Improve your active listening skills,
with James Manktelow & Amy Carlson.
Listening is one of the most important skills you can have. How well you listen has a major impact on your job effectiveness, and on the quality of your relationships with others.
Given all this listening we do, you would think we'd be good at it! In fact most of us are not, and research suggests that we remember between 25 percent and 50 percent of what we hear. That means that when you talk to your boss, colleagues, customers or spouse for 10 minutes, they pay attention to less than half of the conversation. This is dismal!
Turn it around and it reveals that when you are receiving directions or being presented with information, you aren't hearing the whole message either. You hope the important parts are captured in your 25-50 percent, but what if they're not?
Clearly, listening is a skill that we can all benefit from improving. By becoming a better listener, you will improve your productivity, as well as your ability to influence, persuade and negotiate. What's more, you'll avoid conflict and misunderstandings. All of these are necessary for workplace success!
Good communication skills require a high level of self-awareness. By understanding your personal style of communicating, you will go a long way towards creating good and lasting impressions with others.
The way to improve your listening skills is to practice "active listening." This is where you make a conscious effort to hear not only the words that another person is saying but, more importantly, try to understand the complete message being sent.
In order to do this you must pay attention to the other person very carefully.
You cannot allow yourself to become distracted by whatever else may be going on around you, or by forming counter arguments that you'll make when the other person stops speaking. Nor can you allow yourself to get bored, and lose focus on what the other person is saying. All of these contribute to a lack of listening and understanding.
If you're finding it particularly difficult to concentrate on what someone is saying, try repeating their words mentally as they say them – this will reinforce their message and help you stay focused.
To enhance your listening skills, you need to let the other person know that you are listening to what he or she is saying. To understand the importance of this, ask yourself if you've ever been engaged in a conversation when you wondered if the other person was listening to what you were saying. You wonder if your message is getting across, or if it's even worthwhile continuing to speak. It feels like talking to a brick wall and it's something you want to avoid.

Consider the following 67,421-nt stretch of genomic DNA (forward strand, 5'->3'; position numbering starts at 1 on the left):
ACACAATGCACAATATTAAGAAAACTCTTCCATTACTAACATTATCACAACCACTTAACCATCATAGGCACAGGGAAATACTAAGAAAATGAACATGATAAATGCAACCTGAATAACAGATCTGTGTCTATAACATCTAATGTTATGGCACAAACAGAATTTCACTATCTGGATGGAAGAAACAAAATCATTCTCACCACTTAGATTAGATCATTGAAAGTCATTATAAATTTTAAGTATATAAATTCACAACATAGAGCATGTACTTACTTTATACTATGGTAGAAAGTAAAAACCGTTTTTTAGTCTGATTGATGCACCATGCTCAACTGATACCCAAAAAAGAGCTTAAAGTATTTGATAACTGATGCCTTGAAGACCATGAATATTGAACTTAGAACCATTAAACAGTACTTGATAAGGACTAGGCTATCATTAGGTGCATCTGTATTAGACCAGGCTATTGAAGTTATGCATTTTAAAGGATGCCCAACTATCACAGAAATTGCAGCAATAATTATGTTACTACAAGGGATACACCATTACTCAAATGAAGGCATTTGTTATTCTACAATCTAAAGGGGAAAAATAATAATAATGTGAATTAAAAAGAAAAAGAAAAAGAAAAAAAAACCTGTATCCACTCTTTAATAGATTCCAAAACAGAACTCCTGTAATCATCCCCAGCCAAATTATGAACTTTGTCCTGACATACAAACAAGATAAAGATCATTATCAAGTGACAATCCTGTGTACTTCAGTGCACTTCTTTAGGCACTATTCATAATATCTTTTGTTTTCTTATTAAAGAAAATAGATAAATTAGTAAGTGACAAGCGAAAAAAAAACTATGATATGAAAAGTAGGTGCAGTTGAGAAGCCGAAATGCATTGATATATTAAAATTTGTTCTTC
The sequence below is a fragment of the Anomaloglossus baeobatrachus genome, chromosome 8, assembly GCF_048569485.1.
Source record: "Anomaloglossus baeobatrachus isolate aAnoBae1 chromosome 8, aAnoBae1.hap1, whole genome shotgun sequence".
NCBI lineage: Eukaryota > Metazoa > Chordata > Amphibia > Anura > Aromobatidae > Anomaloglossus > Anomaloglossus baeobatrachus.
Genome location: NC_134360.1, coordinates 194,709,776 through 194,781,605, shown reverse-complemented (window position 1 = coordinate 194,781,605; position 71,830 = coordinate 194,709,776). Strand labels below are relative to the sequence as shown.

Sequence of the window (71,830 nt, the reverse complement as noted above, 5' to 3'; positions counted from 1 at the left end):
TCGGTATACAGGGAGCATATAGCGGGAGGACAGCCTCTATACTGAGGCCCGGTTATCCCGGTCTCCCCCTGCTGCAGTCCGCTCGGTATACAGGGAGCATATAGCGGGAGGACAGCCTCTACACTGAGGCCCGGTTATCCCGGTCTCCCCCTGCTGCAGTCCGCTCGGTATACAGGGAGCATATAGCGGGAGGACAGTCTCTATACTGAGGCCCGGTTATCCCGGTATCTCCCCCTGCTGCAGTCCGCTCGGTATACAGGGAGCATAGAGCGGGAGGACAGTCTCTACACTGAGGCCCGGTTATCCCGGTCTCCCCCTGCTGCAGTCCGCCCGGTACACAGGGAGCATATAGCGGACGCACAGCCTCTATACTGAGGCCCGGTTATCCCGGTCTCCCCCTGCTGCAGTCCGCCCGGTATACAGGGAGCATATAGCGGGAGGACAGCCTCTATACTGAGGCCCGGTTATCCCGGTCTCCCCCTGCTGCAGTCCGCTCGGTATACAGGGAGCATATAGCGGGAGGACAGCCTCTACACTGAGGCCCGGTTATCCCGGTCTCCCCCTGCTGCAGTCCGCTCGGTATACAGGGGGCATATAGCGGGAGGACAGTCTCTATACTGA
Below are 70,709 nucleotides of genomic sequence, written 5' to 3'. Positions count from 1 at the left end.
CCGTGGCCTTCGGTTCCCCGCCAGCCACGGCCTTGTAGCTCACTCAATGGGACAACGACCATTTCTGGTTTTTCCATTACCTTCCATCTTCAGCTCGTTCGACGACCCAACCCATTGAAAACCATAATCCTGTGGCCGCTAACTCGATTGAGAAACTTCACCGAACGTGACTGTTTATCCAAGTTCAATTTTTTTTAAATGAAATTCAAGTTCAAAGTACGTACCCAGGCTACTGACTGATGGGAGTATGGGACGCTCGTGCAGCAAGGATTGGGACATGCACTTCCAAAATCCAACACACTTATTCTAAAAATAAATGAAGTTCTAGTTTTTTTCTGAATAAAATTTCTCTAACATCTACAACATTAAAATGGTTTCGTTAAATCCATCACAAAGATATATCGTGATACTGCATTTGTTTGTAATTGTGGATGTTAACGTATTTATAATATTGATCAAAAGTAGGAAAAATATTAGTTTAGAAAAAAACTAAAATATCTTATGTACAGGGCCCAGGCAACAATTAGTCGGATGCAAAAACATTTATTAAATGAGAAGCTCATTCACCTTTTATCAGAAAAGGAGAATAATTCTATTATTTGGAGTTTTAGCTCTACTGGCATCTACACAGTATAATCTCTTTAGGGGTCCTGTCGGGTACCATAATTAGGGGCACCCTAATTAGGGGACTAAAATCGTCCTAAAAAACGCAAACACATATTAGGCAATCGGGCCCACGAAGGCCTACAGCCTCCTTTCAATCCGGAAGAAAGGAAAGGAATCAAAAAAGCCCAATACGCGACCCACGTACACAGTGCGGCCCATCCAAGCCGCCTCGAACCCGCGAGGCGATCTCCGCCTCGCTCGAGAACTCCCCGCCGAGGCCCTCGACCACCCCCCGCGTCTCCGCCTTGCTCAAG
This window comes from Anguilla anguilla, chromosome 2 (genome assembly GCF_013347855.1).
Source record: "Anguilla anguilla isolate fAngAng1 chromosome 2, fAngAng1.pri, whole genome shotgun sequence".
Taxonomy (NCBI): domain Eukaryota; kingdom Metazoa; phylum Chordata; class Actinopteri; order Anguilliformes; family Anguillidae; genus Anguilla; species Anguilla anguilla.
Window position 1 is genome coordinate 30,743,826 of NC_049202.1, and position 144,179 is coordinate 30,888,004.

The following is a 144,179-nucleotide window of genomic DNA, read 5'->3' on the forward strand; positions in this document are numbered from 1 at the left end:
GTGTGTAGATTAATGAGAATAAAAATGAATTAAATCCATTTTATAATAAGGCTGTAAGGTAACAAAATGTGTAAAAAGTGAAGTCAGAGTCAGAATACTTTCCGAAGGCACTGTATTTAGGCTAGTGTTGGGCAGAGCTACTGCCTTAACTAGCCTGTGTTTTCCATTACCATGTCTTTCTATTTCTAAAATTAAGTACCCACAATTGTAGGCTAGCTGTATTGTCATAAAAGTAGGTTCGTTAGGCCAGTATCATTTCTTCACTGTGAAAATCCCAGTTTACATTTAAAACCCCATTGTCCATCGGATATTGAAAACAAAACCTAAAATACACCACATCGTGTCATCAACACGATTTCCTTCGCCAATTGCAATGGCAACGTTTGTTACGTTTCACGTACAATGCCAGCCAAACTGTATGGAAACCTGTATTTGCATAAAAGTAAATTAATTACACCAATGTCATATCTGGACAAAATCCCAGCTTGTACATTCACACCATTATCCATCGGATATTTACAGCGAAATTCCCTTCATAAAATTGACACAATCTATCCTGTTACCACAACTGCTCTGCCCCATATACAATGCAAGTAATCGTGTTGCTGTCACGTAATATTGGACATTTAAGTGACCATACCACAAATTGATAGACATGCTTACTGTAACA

Acknowledgement can be something as simple as a nod of the head or a simple "uh huh." You aren't necessarily agreeing with the person, you are simply indicating that you are listening. Using body language and other signs to acknowledge you are listening also reminds you to pay attention and not let your mind wander.
You should also try to respond to the speaker in a way that will both encourage him or her to continue speaking, so that you can get the information if you need. While nodding and "uh huhing" says you're interested, an occasional question or comment to recap what has been said communicates that you understand the message as well.
There are five key elements of active listening. They all help you ensure that you hear the other person, and that the other person knows you are hearing what they say.
Give the speaker your undivided attention, and acknowledge the message. Recognize that non-verbal communication also "speaks" loudly.
Use your own body language and gestures to convey your attention.
Our personal filters, assumptions, judgments, and beliefs can distort what we hear. As a listener, your role is to understand what is being said. This may require you to reflect what is being said and ask questions.
If you find yourself responding emotionally to what someone said, say so, and ask for more information: "I may not be understanding you correctly, and I find myself taking what you said personally. What I thought you just said is XXX; is that what you meant?"
Interrupting is a waste of time. It frustrates the speaker and limits full understanding of the message.
Active listening is a model for respect and understanding. You are gaining information and perspective. You add nothing by attacking the speaker or otherwise putting him or her down.
It takes a lot of concentration and determination to be an active listener. Old habits are hard to break, and if your listening skills are as bad as many people's are, then there's a lot of habit-breaking to do!
Be deliberate with your listening and remind yourself frequently that your goal is to truly hear what the other person is saying. Set aside all other thoughts and behaviors and concentrate on the message. Ask questions, reflect, and paraphrase to ensure you understand the message. If you don't, then you'll find that what someone says to you and what you hear can be amazingly different!
Start using active listening today to become a better communicator, improve your workplace productivity, and develop better relationships.
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